Being a military family, we’re exposed to so much variety–we have such diversity in our lives that we can celebrate so many types of people around us, no matter what their gender, their politics, their lifestyle, because when you break it down, we’re all just people. (Remember that guy in Muppets Take Manhattan? He said,”peoples is peoples.”)
The important thing is that we CAN be different. We CAN show small kindnesses to one another, despite our differences. I want to make sure we share that, and spread it around a little. You might not be able to change the world all at once, but if you can do some good for someone, that kindness is absolutely contagious.
So I’ll leave you with a little drawing Myla did of our family, in a card she sent to her dad. Here’s wishing you all great things for the new year!!!
I am not good at selling myself. I’m horrible.
You might say, “wait, don’t you WORK in marketing??” And I would respond with “I am a graphic artist. I just put together eye-catching imagery.”
Once, after I got out of the army, I had a job where I had to call up existing clients and offer to schedule them for their yearly meetings. It was the closest thing to a telemarketer I had ever been (even though it was for EXISTING clients who probably NEEDED to schedule their yearly appointments), and I was often treated as one. I hated it. When they were short with me or shoot me down, my attitude was, “Oh. Okay, then.” Way to make that hard sell, Mica!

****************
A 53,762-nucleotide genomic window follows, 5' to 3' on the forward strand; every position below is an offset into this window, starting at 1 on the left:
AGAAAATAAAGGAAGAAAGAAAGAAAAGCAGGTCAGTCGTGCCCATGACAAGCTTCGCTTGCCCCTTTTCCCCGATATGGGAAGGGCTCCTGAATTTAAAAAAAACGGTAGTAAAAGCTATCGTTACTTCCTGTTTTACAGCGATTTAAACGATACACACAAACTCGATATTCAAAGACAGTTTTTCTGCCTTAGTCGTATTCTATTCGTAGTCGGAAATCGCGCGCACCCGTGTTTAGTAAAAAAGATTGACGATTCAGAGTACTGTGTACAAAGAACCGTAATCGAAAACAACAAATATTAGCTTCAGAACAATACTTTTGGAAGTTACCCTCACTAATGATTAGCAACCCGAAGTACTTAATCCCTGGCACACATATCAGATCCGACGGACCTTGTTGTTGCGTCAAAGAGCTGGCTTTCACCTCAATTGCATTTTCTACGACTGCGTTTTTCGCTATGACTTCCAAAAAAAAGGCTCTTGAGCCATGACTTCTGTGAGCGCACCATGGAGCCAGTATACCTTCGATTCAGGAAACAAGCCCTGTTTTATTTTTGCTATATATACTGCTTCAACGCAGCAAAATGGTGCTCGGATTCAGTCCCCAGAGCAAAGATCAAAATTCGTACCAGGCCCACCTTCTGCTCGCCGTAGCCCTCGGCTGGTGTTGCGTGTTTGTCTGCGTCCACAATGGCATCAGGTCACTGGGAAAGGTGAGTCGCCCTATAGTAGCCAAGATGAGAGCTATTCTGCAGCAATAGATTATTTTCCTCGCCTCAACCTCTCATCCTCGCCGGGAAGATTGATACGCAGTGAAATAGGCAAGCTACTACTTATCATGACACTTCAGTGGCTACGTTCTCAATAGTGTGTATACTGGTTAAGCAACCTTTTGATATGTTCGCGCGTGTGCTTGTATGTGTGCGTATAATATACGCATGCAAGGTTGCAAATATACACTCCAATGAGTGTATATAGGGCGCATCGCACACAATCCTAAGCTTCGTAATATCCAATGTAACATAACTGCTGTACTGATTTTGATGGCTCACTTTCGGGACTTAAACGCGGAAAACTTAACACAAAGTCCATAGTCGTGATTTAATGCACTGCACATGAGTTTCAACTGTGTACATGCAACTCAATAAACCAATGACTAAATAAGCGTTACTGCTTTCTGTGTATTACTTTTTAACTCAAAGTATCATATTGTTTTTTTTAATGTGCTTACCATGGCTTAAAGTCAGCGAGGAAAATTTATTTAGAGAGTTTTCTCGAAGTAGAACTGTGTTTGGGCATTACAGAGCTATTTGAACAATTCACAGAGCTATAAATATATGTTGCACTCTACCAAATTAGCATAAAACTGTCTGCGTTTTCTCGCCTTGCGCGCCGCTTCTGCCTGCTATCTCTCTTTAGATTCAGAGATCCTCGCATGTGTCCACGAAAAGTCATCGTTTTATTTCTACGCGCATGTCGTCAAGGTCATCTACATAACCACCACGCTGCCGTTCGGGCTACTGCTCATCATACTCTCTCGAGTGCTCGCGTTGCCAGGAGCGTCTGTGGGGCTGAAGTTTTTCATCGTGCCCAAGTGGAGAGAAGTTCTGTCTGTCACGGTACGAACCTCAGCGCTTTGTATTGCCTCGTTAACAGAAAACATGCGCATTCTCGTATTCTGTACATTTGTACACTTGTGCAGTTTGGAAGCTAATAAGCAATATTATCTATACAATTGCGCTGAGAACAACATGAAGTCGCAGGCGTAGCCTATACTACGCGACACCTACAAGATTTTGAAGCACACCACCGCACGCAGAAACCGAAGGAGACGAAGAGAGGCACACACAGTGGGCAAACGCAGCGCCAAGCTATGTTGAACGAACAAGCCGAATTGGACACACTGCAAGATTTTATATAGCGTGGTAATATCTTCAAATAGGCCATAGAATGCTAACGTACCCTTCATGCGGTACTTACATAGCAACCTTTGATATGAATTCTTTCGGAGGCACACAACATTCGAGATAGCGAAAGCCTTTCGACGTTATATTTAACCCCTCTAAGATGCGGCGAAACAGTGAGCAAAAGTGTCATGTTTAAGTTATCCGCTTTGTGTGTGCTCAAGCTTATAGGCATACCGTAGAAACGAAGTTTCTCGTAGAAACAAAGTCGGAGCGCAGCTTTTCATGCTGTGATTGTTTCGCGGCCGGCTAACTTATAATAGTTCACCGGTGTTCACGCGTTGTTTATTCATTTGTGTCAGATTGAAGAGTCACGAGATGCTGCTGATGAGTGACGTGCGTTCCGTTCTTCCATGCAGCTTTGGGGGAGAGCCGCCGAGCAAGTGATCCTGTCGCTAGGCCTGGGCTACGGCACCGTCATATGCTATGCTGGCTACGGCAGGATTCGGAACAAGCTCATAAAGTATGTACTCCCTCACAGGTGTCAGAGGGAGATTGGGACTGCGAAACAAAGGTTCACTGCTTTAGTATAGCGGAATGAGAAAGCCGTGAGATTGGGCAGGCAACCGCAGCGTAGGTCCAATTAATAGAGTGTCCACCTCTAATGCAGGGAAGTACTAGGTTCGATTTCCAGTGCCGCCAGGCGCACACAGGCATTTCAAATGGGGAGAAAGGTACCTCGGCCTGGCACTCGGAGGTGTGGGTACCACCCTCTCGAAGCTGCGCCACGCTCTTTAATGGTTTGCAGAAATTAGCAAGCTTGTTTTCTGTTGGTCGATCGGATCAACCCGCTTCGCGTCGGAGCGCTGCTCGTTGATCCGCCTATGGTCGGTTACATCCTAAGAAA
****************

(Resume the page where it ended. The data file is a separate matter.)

I’ve SEEN people be good at it, and it’s sort of amazing to watch. I was once a graphic artist for an auto ad sales department, and worked with some amazing salesmen who could pull out the charm and still talk you into something you’d be happy to have, and not in a sleazy way, but in a “Oh! This would be a great deal for BOTH of us!” sort of way. It always felt genuine, even though you know it was a sell. It was always impressive to see.
I am not one of those people that even knows how that works.
There’s a quote I quite like, by psychoanalyst D.W. Winnicott, that says: “Artists are people driven by the tension between the desire to communicate and the desire to hide.” I like that. It makes a LOT of sense to me. It’s very true for me. I am an introvert, but I want to connect with like-minded (and sometimes different-minded) people. I have no desire to be “famous,” but I’d LOVE to share my work with a lot of people. If you ask my opinion on something, I will tell you everything I feel–until then, I keep it to myself for the most part.